Fisheries, Wildlife, Oceans & Insular Affairs
Fisheries and Coastal Communities
Thriving, sustainable fisheries are a vital component of our economy, providing good-paying jobs. Commercial and recreational fisheries contribute $163 billion in economic activity and support over 1.8 million jobs. As one of the largest consumers of seafood in the world, the United States has long demonstrated strong leadership in responsible, science-based fisheries management. The committee's role is to ensure that our fisheries continue to support our economic and societal well-being for generations to come.
- Fisheries (Domestic and International)
- Working Waterfronts
- Climate Change and the Coasts
- National Marine Sanctuaries
- Chesapeake Bay
Past, present, and future generations look to the world's oceans for sustenance, transport, recreation jobs and inspiration. More than one-half of the world's population lives within 60 miles of the ocean.
By 2025, nearly 75% of the U.S. population will live in coastal counties. The need to protect ecosystems, ensuring clean, safe, healthy oceans is the task of this committee.
- Ocean Acidification
- Marine Debris
- Renewable Energy (Oceans)
- Coral Reef Ecosystems
- National Ocean Policy
For over 100 years, the United States has demonstrated one of the strongest commitments to protect wildlife throughout the world. Abundant, healthy populations of wildlife provides countless benefits to the American people. From hunting and fishing, to wildlife observation, to scientific research, wildlife greatly contributes to our nation's economy and culture. The committee's task is to ensure that our wildlife resources are managed and conserved so that future generations continue to benefit from our wildlife resources.
American Samoa became a U.S. territory by deed of cession, starting in 1900. The matai (local chiefs) of Tutuila, the largest island in American Samoa, ceded the island to the United States in 1900. Manu'a followed in 1904. Swain Island joined the territory in 1925 by an act of the Congress. Current American Samoa issues include:
- Diversify its Tuna canning based economy
- Adapting to U.S. minimum wage rate.
Guam became a U.S. territory in 1898 and was placed under the jurisdiction of the U.S. Navy. The Guam Organic Act of 1950 conferred U.S. citizenship on Guamanians and established the territory's government. The Act also transferred Federal jurisdiction over Guam from the U.S. Navy to the Department of the Interior. First elections were held in 1970. Current Guam issues include:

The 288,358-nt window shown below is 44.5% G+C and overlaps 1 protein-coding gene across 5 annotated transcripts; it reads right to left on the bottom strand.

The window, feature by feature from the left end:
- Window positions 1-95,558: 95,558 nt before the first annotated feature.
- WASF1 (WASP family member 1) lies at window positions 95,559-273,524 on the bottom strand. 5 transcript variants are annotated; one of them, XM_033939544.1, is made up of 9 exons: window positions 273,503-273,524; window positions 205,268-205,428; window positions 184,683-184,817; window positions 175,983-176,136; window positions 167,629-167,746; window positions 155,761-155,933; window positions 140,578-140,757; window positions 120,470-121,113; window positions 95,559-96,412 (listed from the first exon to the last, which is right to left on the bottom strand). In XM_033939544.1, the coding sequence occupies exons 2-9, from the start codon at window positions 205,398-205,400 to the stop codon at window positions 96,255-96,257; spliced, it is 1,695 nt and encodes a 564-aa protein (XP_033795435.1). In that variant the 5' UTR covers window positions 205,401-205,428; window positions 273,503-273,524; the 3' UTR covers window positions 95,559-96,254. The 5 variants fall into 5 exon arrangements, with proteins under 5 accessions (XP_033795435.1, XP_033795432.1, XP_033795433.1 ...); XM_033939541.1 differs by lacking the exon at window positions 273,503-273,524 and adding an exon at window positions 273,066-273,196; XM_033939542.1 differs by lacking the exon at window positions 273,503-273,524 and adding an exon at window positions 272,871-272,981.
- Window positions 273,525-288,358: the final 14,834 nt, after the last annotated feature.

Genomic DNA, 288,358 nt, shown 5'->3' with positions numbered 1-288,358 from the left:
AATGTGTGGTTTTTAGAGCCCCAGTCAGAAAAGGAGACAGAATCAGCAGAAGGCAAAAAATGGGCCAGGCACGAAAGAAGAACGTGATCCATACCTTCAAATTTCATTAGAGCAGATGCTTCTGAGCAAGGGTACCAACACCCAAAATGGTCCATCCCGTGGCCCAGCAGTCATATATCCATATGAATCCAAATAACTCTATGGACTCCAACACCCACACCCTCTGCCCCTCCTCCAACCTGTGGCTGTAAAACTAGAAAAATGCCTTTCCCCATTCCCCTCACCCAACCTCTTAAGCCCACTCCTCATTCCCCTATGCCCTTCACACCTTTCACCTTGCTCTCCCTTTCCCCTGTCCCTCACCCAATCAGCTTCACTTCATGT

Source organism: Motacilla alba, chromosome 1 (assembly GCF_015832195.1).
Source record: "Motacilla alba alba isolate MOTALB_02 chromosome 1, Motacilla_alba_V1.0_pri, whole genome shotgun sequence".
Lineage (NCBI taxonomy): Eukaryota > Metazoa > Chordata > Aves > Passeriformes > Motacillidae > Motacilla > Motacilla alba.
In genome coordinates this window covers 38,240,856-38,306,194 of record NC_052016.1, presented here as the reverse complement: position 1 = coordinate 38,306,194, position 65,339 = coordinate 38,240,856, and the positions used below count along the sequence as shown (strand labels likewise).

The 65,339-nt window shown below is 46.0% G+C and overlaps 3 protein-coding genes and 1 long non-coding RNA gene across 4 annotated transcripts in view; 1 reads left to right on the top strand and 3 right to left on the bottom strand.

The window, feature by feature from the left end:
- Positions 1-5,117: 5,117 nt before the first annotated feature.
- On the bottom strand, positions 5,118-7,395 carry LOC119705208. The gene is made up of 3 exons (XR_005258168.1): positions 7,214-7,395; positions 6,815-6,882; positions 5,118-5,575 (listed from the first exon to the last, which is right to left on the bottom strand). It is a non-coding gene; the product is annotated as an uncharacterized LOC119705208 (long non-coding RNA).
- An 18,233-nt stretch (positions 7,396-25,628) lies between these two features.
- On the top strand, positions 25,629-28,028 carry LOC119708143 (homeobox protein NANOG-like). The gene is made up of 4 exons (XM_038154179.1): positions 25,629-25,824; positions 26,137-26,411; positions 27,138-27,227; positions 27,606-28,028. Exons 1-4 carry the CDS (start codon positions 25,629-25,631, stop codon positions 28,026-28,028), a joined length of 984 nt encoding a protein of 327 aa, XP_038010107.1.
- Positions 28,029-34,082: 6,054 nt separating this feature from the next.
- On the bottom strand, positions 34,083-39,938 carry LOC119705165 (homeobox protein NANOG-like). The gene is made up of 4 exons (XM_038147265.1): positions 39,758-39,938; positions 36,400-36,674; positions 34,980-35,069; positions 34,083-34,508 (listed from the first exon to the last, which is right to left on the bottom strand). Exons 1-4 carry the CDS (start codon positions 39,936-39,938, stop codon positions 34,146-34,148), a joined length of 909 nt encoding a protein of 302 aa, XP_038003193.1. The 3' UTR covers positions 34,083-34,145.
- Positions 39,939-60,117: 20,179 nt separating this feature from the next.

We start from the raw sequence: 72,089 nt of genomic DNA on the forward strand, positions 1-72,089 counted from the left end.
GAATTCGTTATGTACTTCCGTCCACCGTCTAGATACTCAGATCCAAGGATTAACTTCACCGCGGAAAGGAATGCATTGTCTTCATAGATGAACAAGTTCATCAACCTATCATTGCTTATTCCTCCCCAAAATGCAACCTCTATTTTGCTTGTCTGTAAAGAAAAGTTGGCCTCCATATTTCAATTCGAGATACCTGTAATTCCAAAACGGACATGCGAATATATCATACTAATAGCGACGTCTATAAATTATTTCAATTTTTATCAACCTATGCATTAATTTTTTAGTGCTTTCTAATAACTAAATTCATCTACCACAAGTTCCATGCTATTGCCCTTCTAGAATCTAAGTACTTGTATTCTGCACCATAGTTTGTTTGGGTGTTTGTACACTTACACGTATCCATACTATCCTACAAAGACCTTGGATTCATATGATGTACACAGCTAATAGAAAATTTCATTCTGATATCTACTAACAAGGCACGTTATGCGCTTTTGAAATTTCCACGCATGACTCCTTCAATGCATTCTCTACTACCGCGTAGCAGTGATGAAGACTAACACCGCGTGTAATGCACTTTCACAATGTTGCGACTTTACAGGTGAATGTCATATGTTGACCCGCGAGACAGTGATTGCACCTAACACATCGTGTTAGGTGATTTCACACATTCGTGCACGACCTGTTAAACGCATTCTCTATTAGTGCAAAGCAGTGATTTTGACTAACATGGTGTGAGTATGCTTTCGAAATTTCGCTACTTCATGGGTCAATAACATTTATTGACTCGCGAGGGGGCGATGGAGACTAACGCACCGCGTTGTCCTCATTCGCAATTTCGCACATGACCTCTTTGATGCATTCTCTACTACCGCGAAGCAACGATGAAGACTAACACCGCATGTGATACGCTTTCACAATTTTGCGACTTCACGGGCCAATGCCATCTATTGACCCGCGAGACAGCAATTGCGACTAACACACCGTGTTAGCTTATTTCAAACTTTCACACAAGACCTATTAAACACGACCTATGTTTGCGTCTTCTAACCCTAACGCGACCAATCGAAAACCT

- The relocation of 3rd Marine Expeditionary Force from Okinawa to Guam
- Guam World War II Loyalty Recognition Act (H.R. 44 - to recognize the suffering and the loyalty of the people of Guam during the Japanese occupation of Guam in World War II.
- Expansion of the Guam/CNMI Visa Waiver Program
Commonweath of the Northern Mariana Islands
The Commonwealth of the Northern Mariana Islands (CNMI) emerged from the Trust Territory of the Pacific Islands (TTPI) which the United States administered on behalf of the United Nations from 1947 until Palau, the last member of the TTPI to choose its own political future, became an independent country 1994. The federal law (the Covenant) making the CNMI a U.S. territory passed in 1975. The CNMI adopted its constitution in 1977, and its first constitutional government took office in 1978. The CNMI came under federal minimum wage regulations in 2007 and immigration law in 2008. In June 2009, the U.S. Department of Homeland Security took over the CNMI's immigration and border controls. Major CNMI issues include:
- Transition from CNMI to U.S. Immigration and border control; and
- Economic Development
US Virgin Islands
The United States purchased the Virgin Islands from Denmark in 1917 for $25 million, mainly for strategic reasons to assure tranquility in the Caribbean Ocean. U.S. citizenship was conferred on U.S. Virgin Islanders in 1927. The Organic Act of 1936 laid the foundation for self-government and a more elaborate governmental structure emerged from the revised Organic Act of 1954. The first elections for constitutional officers were held in 1970. USVI issues include:
- Economic and Political Development
Puerto Rico, a U.S. possession since 1898, became a commonwealth in 1952. Since then, Puerto Ricans have been considering three significantly different political status options --statehood, enhanced commonwealth, and independence -- as an alternative to the present relationship with the United States.